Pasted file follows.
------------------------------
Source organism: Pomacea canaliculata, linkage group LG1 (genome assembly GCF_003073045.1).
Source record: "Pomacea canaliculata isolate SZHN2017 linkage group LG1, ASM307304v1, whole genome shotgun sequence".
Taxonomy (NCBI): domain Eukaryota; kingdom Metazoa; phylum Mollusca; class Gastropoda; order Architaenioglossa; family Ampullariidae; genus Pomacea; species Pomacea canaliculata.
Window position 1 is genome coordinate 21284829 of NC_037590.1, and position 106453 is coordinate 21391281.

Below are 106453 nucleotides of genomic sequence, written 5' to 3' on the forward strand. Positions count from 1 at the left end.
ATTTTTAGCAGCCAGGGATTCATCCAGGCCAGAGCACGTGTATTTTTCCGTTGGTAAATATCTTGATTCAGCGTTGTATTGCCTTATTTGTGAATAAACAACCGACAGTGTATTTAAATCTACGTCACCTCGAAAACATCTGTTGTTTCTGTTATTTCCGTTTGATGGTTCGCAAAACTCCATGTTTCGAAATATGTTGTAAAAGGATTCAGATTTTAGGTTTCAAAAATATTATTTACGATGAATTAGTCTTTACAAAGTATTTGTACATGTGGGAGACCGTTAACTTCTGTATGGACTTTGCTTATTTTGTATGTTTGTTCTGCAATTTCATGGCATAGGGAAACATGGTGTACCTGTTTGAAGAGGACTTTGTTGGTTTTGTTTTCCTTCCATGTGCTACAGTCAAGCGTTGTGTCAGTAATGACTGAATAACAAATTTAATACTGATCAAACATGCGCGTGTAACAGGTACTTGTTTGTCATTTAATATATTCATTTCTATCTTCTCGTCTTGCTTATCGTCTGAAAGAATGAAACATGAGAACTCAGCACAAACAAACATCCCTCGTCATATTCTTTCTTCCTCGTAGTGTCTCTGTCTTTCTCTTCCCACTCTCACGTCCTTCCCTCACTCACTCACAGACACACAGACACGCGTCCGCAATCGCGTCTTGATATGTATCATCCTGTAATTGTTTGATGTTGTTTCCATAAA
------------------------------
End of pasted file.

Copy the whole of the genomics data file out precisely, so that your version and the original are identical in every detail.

Source organism: Pomacea canaliculata, linkage group LG1 (genome assembly GCF_003073045.1).
Source record: "Pomacea canaliculata isolate SZHN2017 linkage group LG1, ASM307304v1, whole genome shotgun sequence".
Taxonomy (NCBI): domain Eukaryota; kingdom Metazoa; phylum Mollusca; class Gastropoda; order Architaenioglossa; family Ampullariidae; genus Pomacea; species Pomacea canaliculata.
Window position 1 is genome coordinate 21284829 of NC_037590.1, and position 106453 is coordinate 21391281.

Below are 106453 nucleotides of genomic sequence, written 5' to 3' on the forward strand. Positions count from 1 at the left end.
ATTTTTAGCAGCCAGGGATTCATCCAGGCCAGAGCACGTGTATTTTTCCGTTGGTAAATATCTTGATTCAGCGTTGTATTGCCTTATTTGTGAATAAACAACCGACAGTGTATTTAAATCTACGTCACCTCGAAAACATCTGTTGTTTCTGTTATTTCCGTTTGATGGTTCGCAAAACTCCATGTTTCGAAATATGTTGTAAAAGGATTCAGATTTTAGGTTTCAAAAATATTATTTACGATGAATTAGTCTTTACAAAGTATTTGTACATGTGGGAGACCGTTAACTTCTGTATGGACTTTGCTTATTTTGTATGTTTGTTCTGCAATTTCATGGCATAGGGAAACATGGTGTACCTGTTTGAAGAGGACTTTGTTGGTTTTGTTTTCCTTCCATGTGCTACAGTCAAGCGTTGTGTCAGTAATGACTGAATAACAAATTTAATACTGATCAAACATGCGCGTGTAACAGGTACTTGTTTGTCATTTAATATATTCATTTCTATCTTCTCGTCTTGCTTATCGTCTGAAAGAATGAAACATGAGAACTCAGCACAAACAAACATCCCTCGTCATATTCTTTCTTCCTCGTAGTGTCTCTGTCTTTCTCTTCCCACTCTCACGTCCTTCCCTCACTCACTCACAGACACACAGACACGCGTCCGCAATCGCGTCTTGATATGTATCATCCTGTAATTGTTTGATGTTGTTTCCATAAA